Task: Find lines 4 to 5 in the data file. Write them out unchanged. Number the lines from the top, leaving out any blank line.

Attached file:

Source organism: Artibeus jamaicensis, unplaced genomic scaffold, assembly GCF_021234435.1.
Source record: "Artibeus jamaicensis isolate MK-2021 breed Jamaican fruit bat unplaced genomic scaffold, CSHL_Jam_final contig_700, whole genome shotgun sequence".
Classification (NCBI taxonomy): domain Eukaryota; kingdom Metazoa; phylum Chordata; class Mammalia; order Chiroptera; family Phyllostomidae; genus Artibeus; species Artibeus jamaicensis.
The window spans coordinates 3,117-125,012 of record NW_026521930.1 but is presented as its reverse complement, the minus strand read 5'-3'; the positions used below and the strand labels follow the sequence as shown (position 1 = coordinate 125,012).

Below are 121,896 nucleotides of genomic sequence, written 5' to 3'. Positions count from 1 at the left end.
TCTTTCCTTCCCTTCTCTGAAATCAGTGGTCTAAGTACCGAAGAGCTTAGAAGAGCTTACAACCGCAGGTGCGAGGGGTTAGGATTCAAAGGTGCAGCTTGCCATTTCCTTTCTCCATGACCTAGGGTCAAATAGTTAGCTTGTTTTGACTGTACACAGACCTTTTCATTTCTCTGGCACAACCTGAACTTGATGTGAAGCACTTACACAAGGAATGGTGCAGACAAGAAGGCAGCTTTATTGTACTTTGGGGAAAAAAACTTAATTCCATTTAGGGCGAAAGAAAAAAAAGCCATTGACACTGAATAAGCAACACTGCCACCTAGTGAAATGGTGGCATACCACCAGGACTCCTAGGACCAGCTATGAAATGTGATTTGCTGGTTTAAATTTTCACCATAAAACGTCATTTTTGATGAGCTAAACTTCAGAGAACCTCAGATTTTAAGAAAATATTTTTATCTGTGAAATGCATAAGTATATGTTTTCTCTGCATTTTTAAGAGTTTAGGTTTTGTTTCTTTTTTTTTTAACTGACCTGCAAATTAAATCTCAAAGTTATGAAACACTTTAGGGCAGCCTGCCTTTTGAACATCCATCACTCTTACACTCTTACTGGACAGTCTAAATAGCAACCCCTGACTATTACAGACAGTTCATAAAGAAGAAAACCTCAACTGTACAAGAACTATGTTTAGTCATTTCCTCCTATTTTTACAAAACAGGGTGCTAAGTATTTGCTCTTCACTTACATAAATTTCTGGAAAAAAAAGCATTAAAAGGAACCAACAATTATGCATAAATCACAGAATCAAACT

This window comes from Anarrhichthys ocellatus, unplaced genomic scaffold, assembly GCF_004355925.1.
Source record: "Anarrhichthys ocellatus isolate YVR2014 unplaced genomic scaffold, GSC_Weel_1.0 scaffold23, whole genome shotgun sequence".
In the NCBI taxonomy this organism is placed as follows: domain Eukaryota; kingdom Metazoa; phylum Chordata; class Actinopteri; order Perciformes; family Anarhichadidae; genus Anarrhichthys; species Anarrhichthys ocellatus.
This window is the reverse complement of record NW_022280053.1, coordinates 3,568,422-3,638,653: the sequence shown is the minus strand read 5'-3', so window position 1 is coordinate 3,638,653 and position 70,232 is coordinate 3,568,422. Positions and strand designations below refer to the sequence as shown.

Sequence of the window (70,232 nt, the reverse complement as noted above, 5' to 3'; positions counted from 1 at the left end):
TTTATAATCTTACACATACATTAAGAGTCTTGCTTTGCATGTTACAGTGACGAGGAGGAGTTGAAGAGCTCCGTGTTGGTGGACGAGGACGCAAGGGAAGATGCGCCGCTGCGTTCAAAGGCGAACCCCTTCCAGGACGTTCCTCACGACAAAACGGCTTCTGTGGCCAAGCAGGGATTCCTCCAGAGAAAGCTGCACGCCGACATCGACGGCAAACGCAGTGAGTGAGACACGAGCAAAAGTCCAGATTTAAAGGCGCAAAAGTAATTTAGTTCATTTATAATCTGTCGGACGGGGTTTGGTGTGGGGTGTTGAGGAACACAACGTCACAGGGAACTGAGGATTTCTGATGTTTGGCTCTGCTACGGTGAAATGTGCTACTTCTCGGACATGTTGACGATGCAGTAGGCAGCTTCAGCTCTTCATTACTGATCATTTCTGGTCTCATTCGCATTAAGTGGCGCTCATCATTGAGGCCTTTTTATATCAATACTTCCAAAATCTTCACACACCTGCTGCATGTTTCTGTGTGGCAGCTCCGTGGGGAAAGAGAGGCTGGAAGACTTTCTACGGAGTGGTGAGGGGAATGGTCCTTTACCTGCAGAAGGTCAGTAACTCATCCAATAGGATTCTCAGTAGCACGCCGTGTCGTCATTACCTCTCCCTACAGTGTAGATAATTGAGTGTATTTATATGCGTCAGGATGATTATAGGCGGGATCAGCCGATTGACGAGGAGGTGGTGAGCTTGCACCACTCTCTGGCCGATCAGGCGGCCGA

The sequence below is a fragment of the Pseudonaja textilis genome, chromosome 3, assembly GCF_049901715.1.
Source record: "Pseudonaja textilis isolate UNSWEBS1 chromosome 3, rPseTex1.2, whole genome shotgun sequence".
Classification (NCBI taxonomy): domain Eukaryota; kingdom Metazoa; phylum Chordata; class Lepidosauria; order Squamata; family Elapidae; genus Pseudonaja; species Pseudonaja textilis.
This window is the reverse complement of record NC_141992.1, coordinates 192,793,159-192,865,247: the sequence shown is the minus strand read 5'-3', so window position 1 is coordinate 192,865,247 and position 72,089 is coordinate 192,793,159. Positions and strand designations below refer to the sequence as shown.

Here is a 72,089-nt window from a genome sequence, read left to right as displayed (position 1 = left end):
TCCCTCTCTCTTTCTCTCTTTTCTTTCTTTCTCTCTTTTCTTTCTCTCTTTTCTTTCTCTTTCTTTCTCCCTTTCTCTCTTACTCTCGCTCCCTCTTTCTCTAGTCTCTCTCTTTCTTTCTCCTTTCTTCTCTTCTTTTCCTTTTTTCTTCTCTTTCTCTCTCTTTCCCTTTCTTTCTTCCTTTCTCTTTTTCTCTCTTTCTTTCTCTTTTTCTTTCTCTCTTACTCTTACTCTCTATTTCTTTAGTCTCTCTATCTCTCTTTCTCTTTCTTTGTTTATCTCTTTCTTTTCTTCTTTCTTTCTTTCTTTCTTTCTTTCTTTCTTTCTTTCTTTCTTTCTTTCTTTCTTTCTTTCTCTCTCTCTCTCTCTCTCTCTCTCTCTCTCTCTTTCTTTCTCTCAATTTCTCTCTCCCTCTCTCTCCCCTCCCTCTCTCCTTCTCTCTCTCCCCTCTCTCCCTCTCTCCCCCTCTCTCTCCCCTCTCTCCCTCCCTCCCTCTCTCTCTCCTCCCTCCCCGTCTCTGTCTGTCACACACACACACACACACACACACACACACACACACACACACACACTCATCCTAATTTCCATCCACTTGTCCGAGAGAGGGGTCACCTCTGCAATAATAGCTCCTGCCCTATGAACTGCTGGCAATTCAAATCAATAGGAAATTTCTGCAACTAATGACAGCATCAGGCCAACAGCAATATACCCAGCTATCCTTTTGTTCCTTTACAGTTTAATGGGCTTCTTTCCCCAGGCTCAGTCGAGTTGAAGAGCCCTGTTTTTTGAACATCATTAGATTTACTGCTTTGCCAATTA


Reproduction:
The window spans coordinates 3,117-125,012 of record NW_026521930.1 but is presented as its reverse complement, the minus strand read 5'-3'; the positions used below and the strand labels follow the sequence as shown (position 1 = coordinate 125,012).

Below are 121,896 nucleotides of genomic sequence, written 5' to 3'. Positions count from 1 at the left end.